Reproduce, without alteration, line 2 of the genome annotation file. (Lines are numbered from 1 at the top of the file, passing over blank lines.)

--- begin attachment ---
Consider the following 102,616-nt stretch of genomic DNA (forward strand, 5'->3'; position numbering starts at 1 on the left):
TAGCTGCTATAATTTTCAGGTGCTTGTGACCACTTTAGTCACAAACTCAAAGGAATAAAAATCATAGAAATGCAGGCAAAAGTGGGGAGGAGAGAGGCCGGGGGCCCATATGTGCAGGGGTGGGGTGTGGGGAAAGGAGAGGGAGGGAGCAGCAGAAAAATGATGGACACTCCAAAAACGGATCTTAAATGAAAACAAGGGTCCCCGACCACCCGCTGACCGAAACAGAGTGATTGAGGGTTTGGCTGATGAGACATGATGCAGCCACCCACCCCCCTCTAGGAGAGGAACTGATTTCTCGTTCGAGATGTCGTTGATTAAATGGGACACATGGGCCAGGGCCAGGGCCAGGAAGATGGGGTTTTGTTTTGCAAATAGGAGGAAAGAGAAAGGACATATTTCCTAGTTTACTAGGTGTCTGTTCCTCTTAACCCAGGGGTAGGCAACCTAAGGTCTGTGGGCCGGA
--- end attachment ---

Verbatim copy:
TAGCTGCTATAATTTTCAGGTGCTTGTGACCACTTTAGTCACAAACTCAAAGGAATAAAAATCATAGAAATGCAGGCAAAAGTGGGGAGGAGAGAGGCCGGGGGCCCATATGTGCAGGGGTGGGGTGTGGGGAAAGGAGAGGGAGGGAGCAGCAGAAAAATGATGGACACTCCAAAAACGGATCTTAAATGAAAACAAGGGTCCCCGACCACCCGCTGACCGAAACAGAGTGATTGAGGGTTTGGCTGATGAGACATGATGCAGCCACCCACCCCCCTCTAGGAGAGGAACTGATTTCTCGTTCGAGATGTCGTTGATTAAATGGGACACATGGGCCAGGGCCAGGGCCAGGAAGATGGGGTTTTGTTTTGCAAATAGGAGGAAAGAGAAAGGACATATTTCCTAGTTTACTAGGTGTCTGTTCCTCTTAACCCAGGGGTAGGCAACCTAAGGTCTGTGGGCCGGA